DEEPER DIVE:  UNEPFI, Climate Action



Retail giant Amazon is set to become Europe’s largest buyer of renewable energy by 2025. And it’s not going to do it by crowding out other companies either. Amazon is building a bevy or renewable energy projects, and fast. To wit:

  • A 350MW wind farm to be constructed off the coast of Scotland. It will be the single largest project in the UK
  • Amazon has two large-scale solar projects in both Andalucia and Extremadura in Spain, totaling 170MW
  • Amazon is currently building an onshore wind farm in Sweden expected to output 256MW

If you’re keeping score, folks, that’s just shy of ONE GW of electricity to be generated annually from renewable, sustainable electricity, just from these projects. That’s enough to power about 300,000 homes for a year.

Why Amazon’s continued investment in renewable energy matters to us is that Wall Street, Amazon’s customers, and international businesses are all watching what American companies are doing about climate change. When a big dog like Amazon demonstrates this type of leadership, it can produce a positive domino effect on other major players and on the climate crisis.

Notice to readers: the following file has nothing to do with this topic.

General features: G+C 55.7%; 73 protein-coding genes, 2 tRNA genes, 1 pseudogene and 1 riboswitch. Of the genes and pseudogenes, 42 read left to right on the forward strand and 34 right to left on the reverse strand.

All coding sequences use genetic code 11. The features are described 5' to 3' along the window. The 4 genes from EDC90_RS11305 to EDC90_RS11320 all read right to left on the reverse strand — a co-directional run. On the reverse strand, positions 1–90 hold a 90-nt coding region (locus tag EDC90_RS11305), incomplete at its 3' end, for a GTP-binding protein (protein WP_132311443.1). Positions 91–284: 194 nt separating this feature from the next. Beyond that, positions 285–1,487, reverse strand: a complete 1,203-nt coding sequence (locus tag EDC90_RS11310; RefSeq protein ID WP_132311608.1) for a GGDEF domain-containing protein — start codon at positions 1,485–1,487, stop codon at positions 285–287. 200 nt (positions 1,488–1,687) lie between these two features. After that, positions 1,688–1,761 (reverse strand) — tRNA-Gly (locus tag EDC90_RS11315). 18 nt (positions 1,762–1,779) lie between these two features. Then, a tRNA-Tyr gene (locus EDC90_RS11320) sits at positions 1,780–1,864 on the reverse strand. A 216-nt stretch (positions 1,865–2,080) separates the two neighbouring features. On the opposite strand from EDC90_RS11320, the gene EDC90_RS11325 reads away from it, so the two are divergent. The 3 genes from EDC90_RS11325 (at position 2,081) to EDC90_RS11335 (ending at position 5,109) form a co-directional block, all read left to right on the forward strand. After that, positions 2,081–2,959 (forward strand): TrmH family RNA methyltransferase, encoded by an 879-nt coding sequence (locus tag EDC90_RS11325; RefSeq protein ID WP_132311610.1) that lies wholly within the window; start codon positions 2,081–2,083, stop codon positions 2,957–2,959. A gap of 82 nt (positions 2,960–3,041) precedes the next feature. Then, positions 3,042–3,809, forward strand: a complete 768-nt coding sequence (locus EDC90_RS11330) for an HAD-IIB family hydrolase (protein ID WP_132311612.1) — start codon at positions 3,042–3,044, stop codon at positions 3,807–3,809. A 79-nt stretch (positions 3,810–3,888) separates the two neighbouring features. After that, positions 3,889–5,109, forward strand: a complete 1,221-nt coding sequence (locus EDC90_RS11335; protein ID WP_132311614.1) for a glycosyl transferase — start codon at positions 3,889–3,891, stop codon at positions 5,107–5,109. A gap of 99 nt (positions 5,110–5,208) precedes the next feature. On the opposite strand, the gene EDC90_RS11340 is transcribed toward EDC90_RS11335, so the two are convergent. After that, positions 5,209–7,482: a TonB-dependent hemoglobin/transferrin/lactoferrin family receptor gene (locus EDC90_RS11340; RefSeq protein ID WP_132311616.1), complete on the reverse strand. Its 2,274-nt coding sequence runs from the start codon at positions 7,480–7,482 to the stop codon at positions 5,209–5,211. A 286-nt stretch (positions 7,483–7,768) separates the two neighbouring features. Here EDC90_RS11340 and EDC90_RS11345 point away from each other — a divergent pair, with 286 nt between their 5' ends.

This also matters because these projects supply renewable energy to not just to Amazon’s corporate offices, but also to its fulfillment centers, Whole Foods Market stores, and Amazon Web Services (AWS) data centers. That means millions of AWS customers globally will also benefit from Amazon’s renewable energy moves. 

DEEPER DIVE: Climate Action,Business Wire,Solar Industry Magazine,Offshore Wind Biz



The European Union recently made its ambitious climate goals legally binding, paving the way for a torrent of new rules and standards to overhaul the entire economy. Representatives of EU governments and the European Parliament agreed in principle on the aptly named European Climate Law.  The law commits to a 55% reduction in net greenhouse gas emissions by 2030, compared with 1990 levels, and net zero emissions by 2050.  THE MAIN ELEMENTS INCLUDE:

  • Tougher CO2 standards for cars
  • Further deployment of alternative fuels infrastructure
  • Higher taxation on the most polluting fuels
  • Measures to impose a carbon price on some imported goods
  • Curtailing the import of products that drive deforestation or forest degradation around the world
  • Strengthening and expanding the EU carbon market and setting more ambitious national targets in sectors not covered by the emissions cap-and-trade program
  • Restoring European forests
  • Increasing renewable energy and energy efficiency targets

 “The package will arguably be the most comprehensive legislative framework in the world addressing climate,” EU climate czar Frans Timmermans said during a hearing of the House Committee on Foreign Affairs. “We need to gather all possible forces in the fight against climate change, abroad and at home.”

Why this matters to us is it sets a legislative precedent and a framework for the U.S. government to follow.

DEEPER DIVE: Consilium, Bloomberg, Al Jazeera